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George Santos admits $500,000 personal campaign loan wasn’t ‘personal’


Photo by Win McNamee/Getty Images

George Santos promised reporters a surprise on Tuesday. When he brought coffee and donuts for the journalists who lined his desk, it was a disappointment. But Santos apparently got another surprise.

Late Tuesday afternoon, Santos’ political operation filed a flurry of amended campaign finance reports, telling the federal government, among other things, that a $500,000 loan it provided to his campaign would not was not, in fact, from his personal funds as he previously claimed.

However, although the newly amended record told us where the funds were not come, he also raised a new question-from where does does the money come from?

While both old and new campaign documents claim that the loans came “from the candidate,” the latest amended campaign document had the box marked “candidate’s personal funds”; on the newly modified folder today, this box is unchecked.

Another filing altered on Tuesday revealed that a “candidate loan” of $125,000 in late October also did not come from his “personal funds,” but like the $500,000 question, did not say where the loan came from. money, when the loan was due, or what entity, if any, backed the money.

The real reason McCarthy put Santos on the science committee

The New York Times reported earlier this month that Operation Santos solicited large political donations through an entity that was never registered with the Federal Election Commission. This entity appears to share a name – RedStone Strategies – with a private company which The Daily Beast previously reported was linked to Santos.

According to Timesa donor cut a $25,000 contribution check to RedStone Strategies in late October just days before Santos loaned his campaign $125,000 – the money he now tells the FEC came from the candidate, but not from his personal funds.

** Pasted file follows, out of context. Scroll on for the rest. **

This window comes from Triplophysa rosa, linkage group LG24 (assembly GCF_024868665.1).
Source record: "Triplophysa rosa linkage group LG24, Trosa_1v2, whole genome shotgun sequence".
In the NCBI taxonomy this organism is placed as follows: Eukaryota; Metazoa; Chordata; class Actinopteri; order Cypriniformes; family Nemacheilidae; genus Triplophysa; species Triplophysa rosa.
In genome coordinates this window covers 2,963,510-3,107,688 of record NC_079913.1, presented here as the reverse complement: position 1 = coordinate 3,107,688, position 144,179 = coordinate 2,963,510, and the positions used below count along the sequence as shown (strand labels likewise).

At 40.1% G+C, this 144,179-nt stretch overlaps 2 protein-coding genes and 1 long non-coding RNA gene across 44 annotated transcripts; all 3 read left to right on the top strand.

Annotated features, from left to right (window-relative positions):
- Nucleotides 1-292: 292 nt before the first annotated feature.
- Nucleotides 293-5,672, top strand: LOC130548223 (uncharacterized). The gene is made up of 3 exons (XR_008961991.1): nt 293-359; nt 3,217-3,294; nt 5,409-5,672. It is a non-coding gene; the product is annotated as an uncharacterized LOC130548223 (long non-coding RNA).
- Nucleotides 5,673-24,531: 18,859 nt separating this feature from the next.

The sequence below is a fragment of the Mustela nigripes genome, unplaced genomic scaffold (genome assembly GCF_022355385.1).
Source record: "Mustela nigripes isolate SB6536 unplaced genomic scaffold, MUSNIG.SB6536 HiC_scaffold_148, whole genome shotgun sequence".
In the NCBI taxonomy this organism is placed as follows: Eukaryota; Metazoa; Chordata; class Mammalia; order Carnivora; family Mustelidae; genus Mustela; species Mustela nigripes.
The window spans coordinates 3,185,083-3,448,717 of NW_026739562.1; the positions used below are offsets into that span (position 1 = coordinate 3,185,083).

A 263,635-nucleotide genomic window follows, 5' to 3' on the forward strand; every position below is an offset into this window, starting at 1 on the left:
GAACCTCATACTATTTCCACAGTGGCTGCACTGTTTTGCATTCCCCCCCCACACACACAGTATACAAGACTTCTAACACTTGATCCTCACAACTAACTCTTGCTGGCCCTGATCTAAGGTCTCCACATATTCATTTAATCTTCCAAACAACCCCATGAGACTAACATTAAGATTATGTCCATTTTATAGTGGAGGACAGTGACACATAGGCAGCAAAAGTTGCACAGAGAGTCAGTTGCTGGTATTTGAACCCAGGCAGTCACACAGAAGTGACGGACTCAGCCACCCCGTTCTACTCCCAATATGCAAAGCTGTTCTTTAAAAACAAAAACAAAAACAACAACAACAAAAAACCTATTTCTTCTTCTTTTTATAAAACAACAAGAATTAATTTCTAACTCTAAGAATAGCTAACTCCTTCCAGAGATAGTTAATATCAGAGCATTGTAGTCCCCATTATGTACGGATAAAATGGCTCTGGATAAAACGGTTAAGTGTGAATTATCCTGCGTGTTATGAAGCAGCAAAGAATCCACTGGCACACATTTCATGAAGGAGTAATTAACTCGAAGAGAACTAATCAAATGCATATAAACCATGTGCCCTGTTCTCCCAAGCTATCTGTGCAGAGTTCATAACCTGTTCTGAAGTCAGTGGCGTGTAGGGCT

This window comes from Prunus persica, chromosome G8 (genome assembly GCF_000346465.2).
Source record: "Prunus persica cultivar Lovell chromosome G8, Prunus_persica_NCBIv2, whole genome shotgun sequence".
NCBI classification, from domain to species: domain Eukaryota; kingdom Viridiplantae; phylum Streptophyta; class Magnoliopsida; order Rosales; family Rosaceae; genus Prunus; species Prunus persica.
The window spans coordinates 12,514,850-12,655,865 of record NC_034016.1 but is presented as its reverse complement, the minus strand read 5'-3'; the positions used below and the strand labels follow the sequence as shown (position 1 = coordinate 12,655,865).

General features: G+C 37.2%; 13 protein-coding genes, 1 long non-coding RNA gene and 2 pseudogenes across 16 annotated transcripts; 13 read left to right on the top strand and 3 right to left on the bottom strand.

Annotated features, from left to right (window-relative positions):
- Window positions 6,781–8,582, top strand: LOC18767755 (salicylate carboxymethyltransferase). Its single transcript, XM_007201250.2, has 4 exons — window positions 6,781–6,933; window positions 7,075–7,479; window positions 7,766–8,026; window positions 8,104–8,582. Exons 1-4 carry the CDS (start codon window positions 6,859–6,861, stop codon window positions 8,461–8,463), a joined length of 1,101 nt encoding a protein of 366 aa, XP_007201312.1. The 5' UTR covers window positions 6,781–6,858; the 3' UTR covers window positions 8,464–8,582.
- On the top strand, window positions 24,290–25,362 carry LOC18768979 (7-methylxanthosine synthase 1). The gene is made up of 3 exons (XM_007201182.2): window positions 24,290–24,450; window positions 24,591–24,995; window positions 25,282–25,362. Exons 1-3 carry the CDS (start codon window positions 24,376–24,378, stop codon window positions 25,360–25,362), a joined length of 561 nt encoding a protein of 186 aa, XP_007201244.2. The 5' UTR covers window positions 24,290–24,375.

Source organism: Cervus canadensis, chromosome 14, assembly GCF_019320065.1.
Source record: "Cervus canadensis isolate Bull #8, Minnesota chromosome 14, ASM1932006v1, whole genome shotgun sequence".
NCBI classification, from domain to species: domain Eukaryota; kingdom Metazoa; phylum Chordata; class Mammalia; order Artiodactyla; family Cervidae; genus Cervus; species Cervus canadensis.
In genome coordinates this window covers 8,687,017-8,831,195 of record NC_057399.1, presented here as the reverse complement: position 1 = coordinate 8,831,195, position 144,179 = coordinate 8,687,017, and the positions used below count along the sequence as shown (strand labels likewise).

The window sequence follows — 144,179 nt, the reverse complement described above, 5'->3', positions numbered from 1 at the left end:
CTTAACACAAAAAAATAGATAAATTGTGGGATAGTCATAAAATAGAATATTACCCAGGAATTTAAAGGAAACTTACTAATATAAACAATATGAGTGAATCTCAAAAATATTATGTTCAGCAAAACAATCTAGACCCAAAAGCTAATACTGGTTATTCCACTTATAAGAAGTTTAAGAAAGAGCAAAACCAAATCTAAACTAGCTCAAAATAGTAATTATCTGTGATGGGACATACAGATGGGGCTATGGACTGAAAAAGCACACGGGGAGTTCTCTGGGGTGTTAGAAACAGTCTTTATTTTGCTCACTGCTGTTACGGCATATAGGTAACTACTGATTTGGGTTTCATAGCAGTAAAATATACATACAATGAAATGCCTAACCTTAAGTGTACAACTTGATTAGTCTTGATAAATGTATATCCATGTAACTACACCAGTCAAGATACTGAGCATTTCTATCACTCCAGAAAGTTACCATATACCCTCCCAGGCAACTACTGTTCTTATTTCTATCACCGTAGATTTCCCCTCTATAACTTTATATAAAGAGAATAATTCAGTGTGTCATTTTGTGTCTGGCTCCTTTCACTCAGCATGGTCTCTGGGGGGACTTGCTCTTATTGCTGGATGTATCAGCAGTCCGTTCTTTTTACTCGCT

“The person who approached the donor said that Mr. Santos had asked him in the weeks leading up to the campaign to approach donors, some of whom had already given the maximum allowed to Mr. Santos’ election campaign, and help to coordinate their donations to RedStone, according to a person familiar with the arrangement who wished to remain anonymous,” the Times reported.

Brendan Fischer, deputy executive director of government watchdog Documented and a campaign finance expert, first raised questions about the source of Santos’ $705,000 “self-funded” campaign finance in a report by the Daily. Beast last month.

George Santos’ massive campaign loans may not be legal

Santos has previously admitted he used money from his company, the Devolder Organization LLC, to fund his campaign — a ruling by legal experts that could amount to an illegal contribution of $705,000. Santos confirmed to The Daily Beast last month that he withdrew money from his business specifically to fund his campaign, believing he was the sole owner of the business. (However, the LLC is not a “sole proprietorship” and its accounts are separate from Santos’ personal accounts.)

Santos made the same claim in a WABC radio interview, saying the loans were “the money I paid myself through the Devolder organization.” (Santos’ most recent financial disclosure shows a salary of $750,000 from the Devolder organization, as well as dividends valued at between $1 million and $5 million.)

Today, Fischer said the attempted correction ‘isn’t half a measure, it’s barely a quarter measure’.

“I don’t know what they think they’re doing,” Fischer told The Daily Beast after reviewing the filings. “The Santos campaign may have unchecked the ‘candidate’s personal funds’ box, but it still reports that the $500,000 came from Santos himself. If the ‘candidate loan’ didn’t actually come from the candidate, then Santos should be clear and disclose where the money is really coming from, Santos can’t tick a box and make his legal troubles go away.

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